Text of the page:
In certain circumstances, loan, debt or credit arrangements can take the form of purchase agreements. A party seeking to charge criminally high rates of interest to less sophisticated parties could use the form of a purchase agreement to skirt laws prohibiting criminally high rates of interest. On Nov. 25, 2022, the Ontario Court of Appeal released its decision in Hybrid Financial Ltd. v. Flow Capital Corp. 2022 ONCA 820, which considered the interpretation of section 347 of the Criminal Code relating to agreements and arrangements to receive criminal rates of interest, which, when calculated in accordance with generally accepted actuarial practices and principles, exceed 60 per cent on the credit advanced under an agreement or arrangement.
- In 2017, Hybrid needed alternative financing to pay off a bank loan and entered an “Amended and Restated Royalty Purchase Agreement” with Flow.
- In exchange for $750,000, Hybrid was to make minimum monthly “royalty” payments of $15,625 until Jan. 1, 2019, and thereafter payments amounting to either the greater of $15,625 or an amount tied to Hybrid’s revenues.
- There was a buyout option stipulating that once Hybrid made payments totaling at least $750,000, Hybrid could pay the greater of $1,500,000 or 5 per cent of Hybrid’s net equity value. Unless the buyout was exercised, Hybrid was to make the royalty payments in perpetuity.
- In November of 2020, the accountant jointly retained by the parties estimated Hybrid’s net equity value to be approximately $75,500,000. This would have required Hybrid to pay a buyout of $3,775,000, an amount – after only three years – five times greater than the amount of capital provided to Hybrid by Flow or continue to make royalty payments in perpetuity.
- Hybrid brought an application seeking an order that the financial formula in the Agreement exceeded the criminal 60 per cent interest rate under s. 347.
The lower court decision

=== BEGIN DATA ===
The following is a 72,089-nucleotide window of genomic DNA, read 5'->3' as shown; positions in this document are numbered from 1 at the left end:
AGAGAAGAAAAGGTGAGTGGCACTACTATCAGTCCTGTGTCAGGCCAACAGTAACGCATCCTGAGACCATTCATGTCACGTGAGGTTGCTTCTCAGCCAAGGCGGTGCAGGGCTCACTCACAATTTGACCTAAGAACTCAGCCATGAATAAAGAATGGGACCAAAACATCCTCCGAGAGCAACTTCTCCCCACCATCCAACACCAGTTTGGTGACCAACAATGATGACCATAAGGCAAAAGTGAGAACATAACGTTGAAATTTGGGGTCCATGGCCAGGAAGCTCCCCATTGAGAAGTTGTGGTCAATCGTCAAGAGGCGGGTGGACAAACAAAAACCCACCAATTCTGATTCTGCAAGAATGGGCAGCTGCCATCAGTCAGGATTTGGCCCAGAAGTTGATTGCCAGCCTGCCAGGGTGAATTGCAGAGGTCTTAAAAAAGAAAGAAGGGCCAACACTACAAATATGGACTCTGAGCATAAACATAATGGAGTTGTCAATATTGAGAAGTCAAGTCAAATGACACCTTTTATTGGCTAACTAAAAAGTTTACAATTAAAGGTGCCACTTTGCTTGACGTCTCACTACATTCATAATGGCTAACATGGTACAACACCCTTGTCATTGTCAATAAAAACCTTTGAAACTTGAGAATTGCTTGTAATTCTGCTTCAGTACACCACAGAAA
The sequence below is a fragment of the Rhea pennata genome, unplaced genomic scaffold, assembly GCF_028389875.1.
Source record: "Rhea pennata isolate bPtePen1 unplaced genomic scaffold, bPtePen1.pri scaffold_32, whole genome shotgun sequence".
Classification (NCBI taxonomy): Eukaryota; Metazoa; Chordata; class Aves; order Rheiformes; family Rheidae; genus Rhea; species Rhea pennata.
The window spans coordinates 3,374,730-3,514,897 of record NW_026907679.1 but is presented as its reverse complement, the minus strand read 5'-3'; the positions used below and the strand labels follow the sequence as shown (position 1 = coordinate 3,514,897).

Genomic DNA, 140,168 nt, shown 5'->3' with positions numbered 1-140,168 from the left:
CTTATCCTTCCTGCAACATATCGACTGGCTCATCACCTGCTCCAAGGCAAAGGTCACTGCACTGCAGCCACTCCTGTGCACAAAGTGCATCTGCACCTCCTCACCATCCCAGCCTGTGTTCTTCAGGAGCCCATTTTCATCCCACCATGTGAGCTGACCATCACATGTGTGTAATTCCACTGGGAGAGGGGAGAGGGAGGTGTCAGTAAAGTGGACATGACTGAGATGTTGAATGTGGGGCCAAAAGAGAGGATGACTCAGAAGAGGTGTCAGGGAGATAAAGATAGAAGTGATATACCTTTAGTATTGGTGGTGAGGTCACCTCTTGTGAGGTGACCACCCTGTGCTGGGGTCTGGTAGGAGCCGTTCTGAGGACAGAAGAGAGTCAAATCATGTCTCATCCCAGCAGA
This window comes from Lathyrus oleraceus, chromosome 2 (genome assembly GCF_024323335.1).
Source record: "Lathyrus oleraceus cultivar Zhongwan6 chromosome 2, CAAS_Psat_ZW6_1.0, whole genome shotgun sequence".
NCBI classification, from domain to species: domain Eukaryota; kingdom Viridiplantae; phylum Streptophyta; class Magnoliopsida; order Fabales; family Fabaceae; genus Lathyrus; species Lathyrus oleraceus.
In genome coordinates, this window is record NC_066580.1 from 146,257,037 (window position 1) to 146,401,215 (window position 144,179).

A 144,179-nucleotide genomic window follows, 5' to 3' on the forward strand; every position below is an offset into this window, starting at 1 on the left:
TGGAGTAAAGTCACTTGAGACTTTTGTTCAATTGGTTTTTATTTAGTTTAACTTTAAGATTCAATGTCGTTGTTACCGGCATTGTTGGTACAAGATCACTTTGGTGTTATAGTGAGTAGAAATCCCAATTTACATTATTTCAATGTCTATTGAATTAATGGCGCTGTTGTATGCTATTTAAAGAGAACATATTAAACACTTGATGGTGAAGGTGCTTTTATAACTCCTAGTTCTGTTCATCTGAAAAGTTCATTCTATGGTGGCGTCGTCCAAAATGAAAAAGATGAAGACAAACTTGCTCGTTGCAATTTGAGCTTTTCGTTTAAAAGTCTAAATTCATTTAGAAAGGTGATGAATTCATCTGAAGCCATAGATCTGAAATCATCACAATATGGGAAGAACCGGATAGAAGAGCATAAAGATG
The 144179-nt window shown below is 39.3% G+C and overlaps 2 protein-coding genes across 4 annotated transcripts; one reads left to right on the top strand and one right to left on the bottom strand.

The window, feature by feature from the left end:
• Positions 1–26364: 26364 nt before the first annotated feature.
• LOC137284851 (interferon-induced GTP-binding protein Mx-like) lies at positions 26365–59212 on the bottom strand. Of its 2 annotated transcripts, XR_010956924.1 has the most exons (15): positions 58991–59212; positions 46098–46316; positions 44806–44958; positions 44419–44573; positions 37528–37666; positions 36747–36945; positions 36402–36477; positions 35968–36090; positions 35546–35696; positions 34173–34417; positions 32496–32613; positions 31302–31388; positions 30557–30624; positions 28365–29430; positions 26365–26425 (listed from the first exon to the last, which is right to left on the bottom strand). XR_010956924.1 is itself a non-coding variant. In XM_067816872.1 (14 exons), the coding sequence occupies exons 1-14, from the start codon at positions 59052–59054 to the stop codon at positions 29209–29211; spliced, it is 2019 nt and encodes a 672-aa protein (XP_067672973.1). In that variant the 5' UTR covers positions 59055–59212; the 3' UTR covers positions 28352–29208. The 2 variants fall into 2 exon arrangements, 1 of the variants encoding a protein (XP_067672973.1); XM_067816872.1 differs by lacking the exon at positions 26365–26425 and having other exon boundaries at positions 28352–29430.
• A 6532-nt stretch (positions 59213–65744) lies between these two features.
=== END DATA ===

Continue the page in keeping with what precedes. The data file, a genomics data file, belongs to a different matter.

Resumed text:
The application judge determined that the agreement – read as a whole – did not support a characterization as predominantly a loan agreement or credit facility agreement. The application judge emphasized that the agreement characterized the $750,000 payment as consideration for the purchase of royalties rather than a loan, debt or credit and that Hybrid’s payment obligations were characterized as “royalty payments” rather than interest. In addition, there was no allocation between principal and interest. The application judge noted the lack of a requirement on Hybrid to repay the $750,000 sum and that the royalty payments were to be made in perpetuity. The application judge also found that since the royalty payments were not sufficiently fixed or readily calculable, they were not “interest”. Finally, the application judge found that Hybrid voluntarily triggered the alleged criminal rate of approximately 70 per cent when it exercised its right to end the monthly royalty payments.
The Court of Appeal determined that the key issue was the application of the Criminal Code to the agreement, specifically, considering the substance of the transaction and not the form. The Court of Appeal cited the Supreme Court of Canada’s decision in Garland v. Consumers’ Gas Co.,  3 S.C.R. 112, to say that the interpretation of “interest” mandated by s. 347 “may not follow intuitively from the concepts of ‘credit’ and ‘interest’ as those terms are employed at common law and in everyday life”. The Court of Appeal determined that the substance of the transaction was that Flow advanced money to Hybrid and that Hybrid was required to pay money in return. The money Hybrid had to pay in return was an expense incurred for the advance of credit and was therefore subject to s. 347.
Additionally, the Court of Appeal found that the application judge failed to consider section 6.13 of the agreement, which stipulated that Flow could not receive payment at a rate prohibited under law (the only law applicable being s. 347). Section 6.13 of the agreement provided for an adjusted rate one percentage point less than the lowest effective annual rate prohibited. Section 6.13 of the agreement indicated an anticipation that payments under the agreement might engage s. 347, and that an adjusted rate would result in that event.
The Court of Appeal indicated that this case will be particularly relevant in situations involving less sophisticated parties. It is imperative that parties who provide money to parties not charge criminal rates of interest. In addition, if parties provide money to parties in exchange for future royalties, it is imperative that they ensure that the nature of any such agreements are not in actuality loan, debt or credit agreements carrying criminal rates of interest.